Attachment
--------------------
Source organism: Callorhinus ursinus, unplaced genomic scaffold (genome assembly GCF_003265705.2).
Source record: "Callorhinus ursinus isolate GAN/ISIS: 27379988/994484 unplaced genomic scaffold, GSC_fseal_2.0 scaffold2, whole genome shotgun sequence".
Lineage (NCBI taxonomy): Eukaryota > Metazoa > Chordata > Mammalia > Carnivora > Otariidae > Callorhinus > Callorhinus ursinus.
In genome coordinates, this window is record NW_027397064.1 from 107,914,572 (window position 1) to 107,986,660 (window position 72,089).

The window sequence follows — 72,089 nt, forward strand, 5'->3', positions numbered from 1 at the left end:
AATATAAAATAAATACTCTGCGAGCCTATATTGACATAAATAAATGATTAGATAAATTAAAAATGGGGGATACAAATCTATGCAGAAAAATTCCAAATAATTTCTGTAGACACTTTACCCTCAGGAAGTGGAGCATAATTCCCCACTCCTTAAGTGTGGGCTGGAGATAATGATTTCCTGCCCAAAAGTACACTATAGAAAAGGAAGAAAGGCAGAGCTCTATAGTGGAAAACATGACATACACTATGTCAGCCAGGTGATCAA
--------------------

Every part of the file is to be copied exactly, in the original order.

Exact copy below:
Source organism: Callorhinus ursinus, unplaced genomic scaffold (genome assembly GCF_003265705.2).
Source record: "Callorhinus ursinus isolate GAN/ISIS: 27379988/994484 unplaced genomic scaffold, GSC_fseal_2.0 scaffold2, whole genome shotgun sequence".
Lineage (NCBI taxonomy): Eukaryota > Metazoa > Chordata > Mammalia > Carnivora > Otariidae > Callorhinus > Callorhinus ursinus.
In genome coordinates, this window is record NW_027397064.1 from 107,914,572 (window position 1) to 107,986,660 (window position 72,089).

The window sequence follows — 72,089 nt, forward strand, 5'->3', positions numbered from 1 at the left end:
AATATAAAATAAATACTCTGCGAGCCTATATTGACATAAATAAATGATTAGATAAATTAAAAATGGGGGATACAAATCTATGCAGAAAAATTCCAAATAATTTCTGTAGACACTTTACCCTCAGGAAGTGGAGCATAATTCCCCACTCCTTAAGTGTGGGCTGGAGATAATGATTTCCTGCCCAAAAGTACACTATAGAAAAGGAAGAAAGGCAGAGCTCTATAGTGGAAAACATGACATACACTATGTCAGCCAGGTGATCAA